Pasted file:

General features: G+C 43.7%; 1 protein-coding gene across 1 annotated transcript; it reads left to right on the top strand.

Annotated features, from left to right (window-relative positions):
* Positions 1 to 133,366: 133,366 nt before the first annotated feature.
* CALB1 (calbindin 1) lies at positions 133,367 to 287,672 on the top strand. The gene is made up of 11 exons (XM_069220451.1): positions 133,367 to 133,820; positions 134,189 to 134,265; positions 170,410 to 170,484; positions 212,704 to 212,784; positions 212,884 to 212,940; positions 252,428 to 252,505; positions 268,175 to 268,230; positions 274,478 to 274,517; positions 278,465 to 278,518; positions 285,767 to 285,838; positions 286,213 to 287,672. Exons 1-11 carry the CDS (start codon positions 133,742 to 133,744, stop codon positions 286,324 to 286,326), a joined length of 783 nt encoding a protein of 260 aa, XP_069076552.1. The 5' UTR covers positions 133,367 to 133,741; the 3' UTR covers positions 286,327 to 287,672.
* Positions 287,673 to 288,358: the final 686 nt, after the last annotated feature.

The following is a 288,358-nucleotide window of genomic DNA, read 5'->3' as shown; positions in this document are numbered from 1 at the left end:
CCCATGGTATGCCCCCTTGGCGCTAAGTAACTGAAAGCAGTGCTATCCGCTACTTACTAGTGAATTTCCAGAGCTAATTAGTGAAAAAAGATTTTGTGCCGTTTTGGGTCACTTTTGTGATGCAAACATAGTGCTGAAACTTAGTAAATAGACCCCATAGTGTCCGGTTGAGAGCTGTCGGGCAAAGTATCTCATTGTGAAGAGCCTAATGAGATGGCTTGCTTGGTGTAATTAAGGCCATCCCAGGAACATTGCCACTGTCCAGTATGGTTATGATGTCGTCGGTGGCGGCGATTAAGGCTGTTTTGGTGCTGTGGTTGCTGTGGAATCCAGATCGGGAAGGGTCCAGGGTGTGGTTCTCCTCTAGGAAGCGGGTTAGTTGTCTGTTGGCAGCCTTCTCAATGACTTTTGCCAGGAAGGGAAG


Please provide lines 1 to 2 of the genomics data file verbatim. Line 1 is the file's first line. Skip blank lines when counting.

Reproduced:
General features: G+C 43.7%; 1 protein-coding gene across 1 annotated transcript; it reads left to right on the top strand.

Annotated features, from left to right (window-relative positions):